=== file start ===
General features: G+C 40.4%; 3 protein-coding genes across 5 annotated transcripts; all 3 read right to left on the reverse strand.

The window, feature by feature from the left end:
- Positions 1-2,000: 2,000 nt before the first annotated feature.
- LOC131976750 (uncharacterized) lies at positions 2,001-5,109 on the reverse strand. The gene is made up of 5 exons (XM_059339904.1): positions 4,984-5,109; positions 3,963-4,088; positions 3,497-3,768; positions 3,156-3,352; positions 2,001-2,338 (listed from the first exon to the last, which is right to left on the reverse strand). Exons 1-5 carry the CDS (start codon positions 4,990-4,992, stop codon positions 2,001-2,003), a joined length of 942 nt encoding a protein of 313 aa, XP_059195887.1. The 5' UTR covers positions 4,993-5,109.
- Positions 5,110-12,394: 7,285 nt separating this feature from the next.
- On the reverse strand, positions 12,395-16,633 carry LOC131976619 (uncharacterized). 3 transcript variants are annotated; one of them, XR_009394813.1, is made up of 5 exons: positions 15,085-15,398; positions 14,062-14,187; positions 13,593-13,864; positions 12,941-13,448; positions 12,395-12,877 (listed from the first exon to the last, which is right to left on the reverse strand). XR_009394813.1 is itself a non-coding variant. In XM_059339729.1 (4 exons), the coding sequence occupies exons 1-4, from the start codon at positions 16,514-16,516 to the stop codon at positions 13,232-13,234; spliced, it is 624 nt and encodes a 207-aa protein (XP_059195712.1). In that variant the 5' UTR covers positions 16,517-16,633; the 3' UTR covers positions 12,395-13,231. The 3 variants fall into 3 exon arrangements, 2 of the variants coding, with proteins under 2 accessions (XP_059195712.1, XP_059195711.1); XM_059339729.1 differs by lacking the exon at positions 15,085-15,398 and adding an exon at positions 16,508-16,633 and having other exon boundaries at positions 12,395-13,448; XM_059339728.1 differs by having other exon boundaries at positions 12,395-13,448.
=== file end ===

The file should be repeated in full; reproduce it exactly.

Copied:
General features: G+C 40.4%; 3 protein-coding genes across 5 annotated transcripts; all 3 read right to left on the reverse strand.

The window, feature by feature from the left end:
- Positions 1-2,000: 2,000 nt before the first annotated feature.
- LOC131976750 (uncharacterized) lies at positions 2,001-5,109 on the reverse strand. The gene is made up of 5 exons (XM_059339904.1): positions 4,984-5,109; positions 3,963-4,088; positions 3,497-3,768; positions 3,156-3,352; positions 2,001-2,338 (listed from the first exon to the last, which is right to left on the reverse strand). Exons 1-5 carry the CDS (start codon positions 4,990-4,992, stop codon positions 2,001-2,003), a joined length of 942 nt encoding a protein of 313 aa, XP_059195887.1. The 5' UTR covers positions 4,993-5,109.
- Positions 5,110-12,394: 7,285 nt separating this feature from the next.
- On the reverse strand, positions 12,395-16,633 carry LOC131976619 (uncharacterized). 3 transcript variants are annotated; one of them, XR_009394813.1, is made up of 5 exons: positions 15,085-15,398; positions 14,062-14,187; positions 13,593-13,864; positions 12,941-13,448; positions 12,395-12,877 (listed from the first exon to the last, which is right to left on the reverse strand). XR_009394813.1 is itself a non-coding variant. In XM_059339729.1 (4 exons), the coding sequence occupies exons 1-4, from the start codon at positions 16,514-16,516 to the stop codon at positions 13,232-13,234; spliced, it is 624 nt and encodes a 207-aa protein (XP_059195712.1). In that variant the 5' UTR covers positions 16,517-16,633; the 3' UTR covers positions 12,395-13,231. The 3 variants fall into 3 exon arrangements, 2 of the variants coding, with proteins under 2 accessions (XP_059195712.1, XP_059195711.1); XM_059339729.1 differs by lacking the exon at positions 15,085-15,398 and adding an exon at positions 16,508-16,633 and having other exon boundaries at positions 12,395-13,448; XM_059339728.1 differs by having other exon boundaries at positions 12,395-13,448.